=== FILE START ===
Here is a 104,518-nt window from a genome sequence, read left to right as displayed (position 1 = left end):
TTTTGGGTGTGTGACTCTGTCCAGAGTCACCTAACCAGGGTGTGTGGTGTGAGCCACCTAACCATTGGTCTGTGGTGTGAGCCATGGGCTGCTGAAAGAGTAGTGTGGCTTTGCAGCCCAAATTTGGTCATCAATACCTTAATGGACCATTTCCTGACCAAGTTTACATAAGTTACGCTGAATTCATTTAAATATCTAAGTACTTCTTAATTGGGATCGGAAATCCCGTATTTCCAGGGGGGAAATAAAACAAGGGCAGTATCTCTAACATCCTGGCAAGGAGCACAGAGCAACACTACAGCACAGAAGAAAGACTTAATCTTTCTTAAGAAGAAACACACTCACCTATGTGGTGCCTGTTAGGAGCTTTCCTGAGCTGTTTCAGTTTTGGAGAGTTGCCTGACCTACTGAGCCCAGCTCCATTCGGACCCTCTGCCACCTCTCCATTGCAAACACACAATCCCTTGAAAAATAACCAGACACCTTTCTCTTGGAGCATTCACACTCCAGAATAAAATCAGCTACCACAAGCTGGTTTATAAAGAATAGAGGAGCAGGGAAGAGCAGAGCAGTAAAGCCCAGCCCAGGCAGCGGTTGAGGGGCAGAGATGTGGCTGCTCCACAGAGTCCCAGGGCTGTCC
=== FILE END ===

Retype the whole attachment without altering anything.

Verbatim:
Here is a 104,518-nt window from a genome sequence, read left to right as displayed (position 1 = left end):
TTTTGGGTGTGTGACTCTGTCCAGAGTCACCTAACCAGGGTGTGTGGTGTGAGCCACCTAACCATTGGTCTGTGGTGTGAGCCATGGGCTGCTGAAAGAGTAGTGTGGCTTTGCAGCCCAAATTTGGTCATCAATACCTTAATGGACCATTTCCTGACCAAGTTTACATAAGTTACGCTGAATTCATTTAAATATCTAAGTACTTCTTAATTGGGATCGGAAATCCCGTATTTCCAGGGGGGAAATAAAACAAGGGCAGTATCTCTAACATCCTGGCAAGGAGCACAGAGCAACACTACAGCACAGAAGAAAGACTTAATCTTTCTTAAGAAGAAACACACTCACCTATGTGGTGCCTGTTAGGAGCTTTCCTGAGCTGTTTCAGTTTTGGAGAGTTGCCTGACCTACTGAGCCCAGCTCCATTCGGACCCTCTGCCACCTCTCCATTGCAAACACACAATCCCTTGAAAAATAACCAGACACCTTTCTCTTGGAGCATTCACACTCCAGAATAAAATCAGCTACCACAAGCTGGTTTATAAAGAATAGAGGAGCAGGGAAGAGCAGAGCAGTAAAGCCCAGCCCAGGCAGCGGTTGAGGGGCAGAGATGTGGCTGCTCCACAGAGTCCCAGGGCTGTCC